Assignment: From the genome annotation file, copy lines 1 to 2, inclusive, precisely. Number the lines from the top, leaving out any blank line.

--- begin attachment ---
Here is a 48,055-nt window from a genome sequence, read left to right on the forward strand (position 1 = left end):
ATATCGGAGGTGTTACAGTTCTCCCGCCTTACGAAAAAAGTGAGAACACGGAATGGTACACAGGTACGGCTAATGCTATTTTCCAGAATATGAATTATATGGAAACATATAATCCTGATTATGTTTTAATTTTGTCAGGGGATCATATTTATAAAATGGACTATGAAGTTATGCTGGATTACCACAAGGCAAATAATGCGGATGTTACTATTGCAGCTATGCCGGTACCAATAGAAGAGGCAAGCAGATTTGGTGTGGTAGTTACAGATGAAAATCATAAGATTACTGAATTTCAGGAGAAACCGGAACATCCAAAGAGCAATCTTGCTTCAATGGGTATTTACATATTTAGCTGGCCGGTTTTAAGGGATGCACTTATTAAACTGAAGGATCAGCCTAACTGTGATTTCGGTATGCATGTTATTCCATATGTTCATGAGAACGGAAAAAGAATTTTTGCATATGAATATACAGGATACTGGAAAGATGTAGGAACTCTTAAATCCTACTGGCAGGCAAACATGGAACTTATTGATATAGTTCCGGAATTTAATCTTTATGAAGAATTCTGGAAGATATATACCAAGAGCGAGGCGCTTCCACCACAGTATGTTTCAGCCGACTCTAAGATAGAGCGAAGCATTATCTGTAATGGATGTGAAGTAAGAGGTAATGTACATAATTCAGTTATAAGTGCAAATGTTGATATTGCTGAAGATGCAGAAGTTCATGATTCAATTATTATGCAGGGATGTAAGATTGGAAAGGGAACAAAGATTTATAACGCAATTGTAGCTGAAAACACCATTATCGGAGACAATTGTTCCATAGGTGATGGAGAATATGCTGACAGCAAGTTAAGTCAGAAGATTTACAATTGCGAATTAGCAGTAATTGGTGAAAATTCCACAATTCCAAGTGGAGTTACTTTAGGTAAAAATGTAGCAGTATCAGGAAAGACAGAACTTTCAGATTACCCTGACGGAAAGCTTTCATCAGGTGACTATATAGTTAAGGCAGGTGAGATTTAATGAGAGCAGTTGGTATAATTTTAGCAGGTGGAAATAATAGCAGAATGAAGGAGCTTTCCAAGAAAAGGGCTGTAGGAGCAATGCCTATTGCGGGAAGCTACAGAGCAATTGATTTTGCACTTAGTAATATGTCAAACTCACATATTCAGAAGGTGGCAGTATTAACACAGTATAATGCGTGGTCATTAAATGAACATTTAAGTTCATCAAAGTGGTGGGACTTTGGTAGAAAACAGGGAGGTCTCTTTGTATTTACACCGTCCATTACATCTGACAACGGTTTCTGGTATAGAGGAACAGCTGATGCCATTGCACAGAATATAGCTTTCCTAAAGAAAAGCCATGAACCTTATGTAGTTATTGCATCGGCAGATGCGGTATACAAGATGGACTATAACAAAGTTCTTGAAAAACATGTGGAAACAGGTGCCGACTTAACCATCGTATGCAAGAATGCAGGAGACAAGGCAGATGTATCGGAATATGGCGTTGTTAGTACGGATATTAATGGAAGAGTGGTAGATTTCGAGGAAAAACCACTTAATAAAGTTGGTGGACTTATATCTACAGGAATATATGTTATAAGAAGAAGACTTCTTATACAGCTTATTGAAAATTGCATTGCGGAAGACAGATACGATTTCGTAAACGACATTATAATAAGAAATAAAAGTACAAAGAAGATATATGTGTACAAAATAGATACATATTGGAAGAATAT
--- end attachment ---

Here is a 48,055-nt window from a genome sequence, read left to right on the forward strand (position 1 = left end):
ATATCGGAGGTGTTACAGTTCTCCCGCCTTACGAAAAAAGTGAGAACACGGAATGGTACACAGGTACGGCTAATGCTATTTTCCAGAATATGAATTATATGGAAACATATAATCCTGATTATGTTTTAATTTTGTCAGGGGATCATATTTATAAAATGGACTATGAAGTTATGCTGGATTACCACAAGGCAAATAATGCGGATGTTACTATTGCAGCTATGCCGGTACCAATAGAAGAGGCAAGCAGATTTGGTGTGGTAGTTACAGATGAAAATCATAAGATTACTGAATTTCAGGAGAAACCGGAACATCCAAAGAGCAATCTTGCTTCAATGGGTATTTACATATTTAGCTGGCCGGTTTTAAGGGATGCACTTATTAAACTGAAGGATCAGCCTAACTGTGATTTCGGTATGCATGTTATTCCATATGTTCATGAGAACGGAAAAAGAATTTTTGCATATGAATATACAGGATACTGGAAAGATGTAGGAACTCTTAAATCCTACTGGCAGGCAAACATGGAACTTATTGATATAGTTCCGGAATTTAATCTTTATGAAGAATTCTGGAAGATATATACCAAGAGCGAGGCGCTTCCACCACAGTATGTTTCAGCCGACTCTAAGATAGAGCGAAGCATTATCTGTAATGGATGTGAAGTAAGAGGTAATGTACATAATTCAGTTATAAGTGCAAATGTTGATATTGCTGAAGATGCAGAAGTTCATGATTCAATTATTATGCAGGGATGTAAGATTGGAAAGGGAACAAAGATTTATAACGCAATTGTAGCTGAAAACACCATTATCGGAGACAATTGTTCCATAGGTGATGGAGAATATGCTGACAGCAAGTTAAGTCAGAAGATTTACAATTGCGAATTAGCAGTAATTGGTGAAAATTCCACAATTCCAAGTGGAGTTACTTTAGGTAAAAATGTAGCAGTATCAGGAAAGACAGAACTTTCAGATTACCCTGACGGAAAGCTTTCATCAGGTGACTATATAGTTAAGGCAGGTGAGATTTAATGAGAGCAGTTGGTATAATTTTAGCAGGTGGAAATAATAGCAGAATGAAGGAGCTTTCCAAGAAAAGGGCTGTAGGAGCAATGCCTATTGCGGGAAGCTACAGAGCAATTGATTTTGCACTTAGTAATATGTCAAACTCACATATTCAGAAGGTGGCAGTATTAACACAGTATAATGCGTGGTCATTAAATGAACATTTAAGTTCATCAAAGTGGTGGGACTTTGGTAGAAAACAGGGAGGTCTCTTTGTATTTACACCGTCCATTACATCTGACAACGGTTTCTGGTATAGAGGAACAGCTGATGCCATTGCACAGAATATAGCTTTCCTAAAGAAAAGCCATGAACCTTATGTAGTTATTGCATCGGCAGATGCGGTATACAAGATGGACTATAACAAAGTTCTTGAAAAACATGTGGAAACAGGTGCCGACTTAACCATCGTATGCAAGAATGCAGGAGACAAGGCAGATGTATCGGAATATGGCGTTGTTAGTACGGATATTAATGGAAGAGTGGTAGATTTCGAGGAAAAACCACTTAATAAAGTTGGTGGACTTATATCTACAGGAATATATGTTATAAGAAGAAGACTTCTTATACAGCTTATTGAAAATTGCATTGCGGAAGACAGATACGATTTCGTAAACGACATTATAATAAGAAATAAAAGTACAAAGAAGATATATGTGTACAAAATAGATACATATTGGAAGAATAT